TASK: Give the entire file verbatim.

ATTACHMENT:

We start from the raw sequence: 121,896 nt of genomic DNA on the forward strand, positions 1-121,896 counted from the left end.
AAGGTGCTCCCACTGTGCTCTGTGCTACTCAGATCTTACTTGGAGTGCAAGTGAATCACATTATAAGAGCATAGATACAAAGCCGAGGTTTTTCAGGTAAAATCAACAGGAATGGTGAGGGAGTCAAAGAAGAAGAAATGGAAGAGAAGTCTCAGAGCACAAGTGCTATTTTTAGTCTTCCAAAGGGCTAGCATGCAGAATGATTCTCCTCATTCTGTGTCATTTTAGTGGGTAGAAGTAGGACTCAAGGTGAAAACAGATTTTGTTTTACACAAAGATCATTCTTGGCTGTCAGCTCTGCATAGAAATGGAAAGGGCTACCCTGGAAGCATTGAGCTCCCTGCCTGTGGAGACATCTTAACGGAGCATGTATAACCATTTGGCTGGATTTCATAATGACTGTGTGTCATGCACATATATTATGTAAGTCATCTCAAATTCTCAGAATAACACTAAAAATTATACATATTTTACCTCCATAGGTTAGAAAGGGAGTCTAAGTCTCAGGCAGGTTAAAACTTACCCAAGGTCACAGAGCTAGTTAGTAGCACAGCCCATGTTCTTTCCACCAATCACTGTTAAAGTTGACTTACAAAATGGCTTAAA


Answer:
We start from the raw sequence: 121,896 nt of genomic DNA on the forward strand, positions 1-121,896 counted from the left end.
AAGGTGCTCCCACTGTGCTCTGTGCTACTCAGATCTTACTTGGAGTGCAAGTGAATCACATTATAAGAGCATAGATACAAAGCCGAGGTTTTTCAGGTAAAATCAACAGGAATGGTGAGGGAGTCAAAGAAGAAGAAATGGAAGAGAAGTCTCAGAGCACAAGTGCTATTTTTAGTCTTCCAAAGGGCTAGCATGCAGAATGATTCTCCTCATTCTGTGTCATTTTAGTGGGTAGAAGTAGGACTCAAGGTGAAAACAGATTTTGTTTTACACAAAGATCATTCTTGGCTGTCAGCTCTGCATAGAAATGGAAAGGGCTACCCTGGAAGCATTGAGCTCCCTGCCTGTGGAGACATCTTAACGGAGCATGTATAACCATTTGGCTGGATTTCATAATGACTGTGTGTCATGCACATATATTATGTAAGTCATCTCAAATTCTCAGAATAACACTAAAAATTATACATATTTTACCTCCATAGGTTAGAAAGGGAGTCTAAGTCTCAGGCAGGTTAAAACTTACCCAAGGTCACAGAGCTAGTTAGTAGCACAGCCCATGTTCTTTCCACCAATCACTGTTAAAGTTGACTTACAAAATGGCTTAAA